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August 6, 2010 / agrove19

Travel: Budapest

So awhile back, my friend Brittany started obsessing about Hungary. She fell in love with images of the small country via the internet and made it her goal to visit the country one day. I, never one to turn down a travel opportunity, decided to accompany her on her quest to visit Budapest, with Prague as an addition.

However, I must admit, I knew absolutely zero about Hungary and less about Budapest specifically. I was curious but unsure at the same time. My vision of the city was blocked by my misperceptions about its history. I knew the country was a part of the Soviet Union, so most of my interests were in seeing how that affected its development. I expected to see a lot of uniform, block housing that lacked individuality. Thankfully, I was wrong!

Budapest in an awesome city. One of my favorites in the world. It is charming in a way that few large cities could ever hope to achieve. It has beautiful architecture (ok, so most of it is reproduction as the originals were destroyed in World War II) and beautiful scenery to boot. It also has a history and culture that not only survived but have thrived since their Soviet Bloc days.  If a city could be termed as approachable, that would be Budapest. Everyone was friendly and helpful and I attribute this to the fact that it is somewhat off the tourist beaten path. Communication was a cinch as well. Everyone spoke English (in fact, Brittany and I joked that when someone said they spoke only a “little” English, that they  actually spoke it better than most Americans!) and transportation was a breeze. Get your bus pass and you are good to go!

Budapest is actually two cities combined in one. The two sides are separated by the Danube river (or the Duna river if you are in Hungary). The Buda side is hillier than the Pest side and less commercial. It has Buda Castle as well as many historic sites. The Pest side is the bigger city of the two. It is more commercial and flat and has a lot of the business of the city. Most of daily life happens on the Pest side but a lot of tourist sites are on the Buda side. At least that is how it felt to me. Now on to those sites.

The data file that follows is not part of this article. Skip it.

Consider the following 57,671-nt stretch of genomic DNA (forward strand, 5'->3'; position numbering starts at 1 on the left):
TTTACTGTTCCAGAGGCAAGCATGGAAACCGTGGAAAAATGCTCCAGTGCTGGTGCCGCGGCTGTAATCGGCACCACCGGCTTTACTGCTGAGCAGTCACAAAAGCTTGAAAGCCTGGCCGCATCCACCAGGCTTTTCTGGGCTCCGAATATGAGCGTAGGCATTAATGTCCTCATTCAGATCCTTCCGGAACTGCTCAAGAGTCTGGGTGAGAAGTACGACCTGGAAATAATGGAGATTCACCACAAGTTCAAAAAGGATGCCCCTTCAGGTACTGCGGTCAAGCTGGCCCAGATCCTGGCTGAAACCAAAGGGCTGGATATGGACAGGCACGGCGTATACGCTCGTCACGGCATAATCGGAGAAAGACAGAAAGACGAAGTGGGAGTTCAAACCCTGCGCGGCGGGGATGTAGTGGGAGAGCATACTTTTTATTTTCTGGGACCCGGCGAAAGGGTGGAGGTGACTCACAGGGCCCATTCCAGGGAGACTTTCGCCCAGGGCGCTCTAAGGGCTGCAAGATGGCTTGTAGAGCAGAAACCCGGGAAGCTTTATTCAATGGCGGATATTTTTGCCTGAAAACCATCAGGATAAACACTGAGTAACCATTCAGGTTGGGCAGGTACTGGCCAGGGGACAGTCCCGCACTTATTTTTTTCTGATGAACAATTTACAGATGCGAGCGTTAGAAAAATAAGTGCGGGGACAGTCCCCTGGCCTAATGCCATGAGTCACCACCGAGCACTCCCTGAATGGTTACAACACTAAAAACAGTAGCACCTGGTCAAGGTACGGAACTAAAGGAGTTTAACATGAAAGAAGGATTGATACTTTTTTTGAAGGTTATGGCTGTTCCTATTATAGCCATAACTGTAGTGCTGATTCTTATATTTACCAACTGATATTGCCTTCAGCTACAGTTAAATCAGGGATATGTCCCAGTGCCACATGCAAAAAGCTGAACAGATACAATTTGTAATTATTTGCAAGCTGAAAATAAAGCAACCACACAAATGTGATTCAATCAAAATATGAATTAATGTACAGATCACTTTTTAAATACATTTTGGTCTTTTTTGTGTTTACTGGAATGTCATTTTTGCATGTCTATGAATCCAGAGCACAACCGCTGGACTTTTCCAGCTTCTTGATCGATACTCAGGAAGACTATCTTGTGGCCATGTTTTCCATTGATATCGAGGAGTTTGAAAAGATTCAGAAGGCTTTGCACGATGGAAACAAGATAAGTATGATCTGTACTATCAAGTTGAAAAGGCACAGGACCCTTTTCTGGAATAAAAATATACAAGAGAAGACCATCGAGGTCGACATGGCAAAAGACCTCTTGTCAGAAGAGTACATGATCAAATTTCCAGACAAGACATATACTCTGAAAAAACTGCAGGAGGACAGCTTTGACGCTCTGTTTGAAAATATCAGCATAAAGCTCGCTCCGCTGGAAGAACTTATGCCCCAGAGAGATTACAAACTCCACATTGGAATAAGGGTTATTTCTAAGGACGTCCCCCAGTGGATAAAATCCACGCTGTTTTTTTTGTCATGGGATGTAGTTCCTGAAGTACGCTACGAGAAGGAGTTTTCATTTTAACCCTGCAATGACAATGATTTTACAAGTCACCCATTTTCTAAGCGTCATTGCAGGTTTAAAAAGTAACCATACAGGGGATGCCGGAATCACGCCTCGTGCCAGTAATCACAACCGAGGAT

Here are a few of my favorite places of  and things about Budapest:


This place is heaven. Pure and simple heaven. Its interior is reminiscent of a nineteenth century parlor, decorated to the nines with lavish wall paper and gorgeous chandeliers. As you sip your hot chocolate, you feel as though you are truly experiencing something, almost as though you have been transported to another time. You have to remind yourself that this is, indeed, your life. I ordered the Dobros Torte and Hot Chocolate and it was a delicious as it looks. If I ever return to Budapest (and I will), Gerbeaud will top my list.

This picture makes me want to go back to Budapest stat. Mmmmm….

Gellert Hill:

I am pretty sure we would have made our way to the top of this hill somehow, but it would never have been so easy without a little help from our Hungarian friends (hmmm… sounds like a song title). We had a couple of friends that helped us out a lot getting around Hungary and on our first day, they took us to see Gellert Hill. This is a giant hill on the Buda side of things. History says that a monk, named Gerard, was thrown from the top of the hill to his death. So of course, it is extremely popular. Nevertheless, after about a mile hike (Budapest is for walkers) we made it to the top. It was definitely worth it. You could see the entire pest side for what seemed like miles. The view was unbeatable. See it for yourself:

I need a better camera if I am going to continue seeing so much pretty.

Cruise the Danube: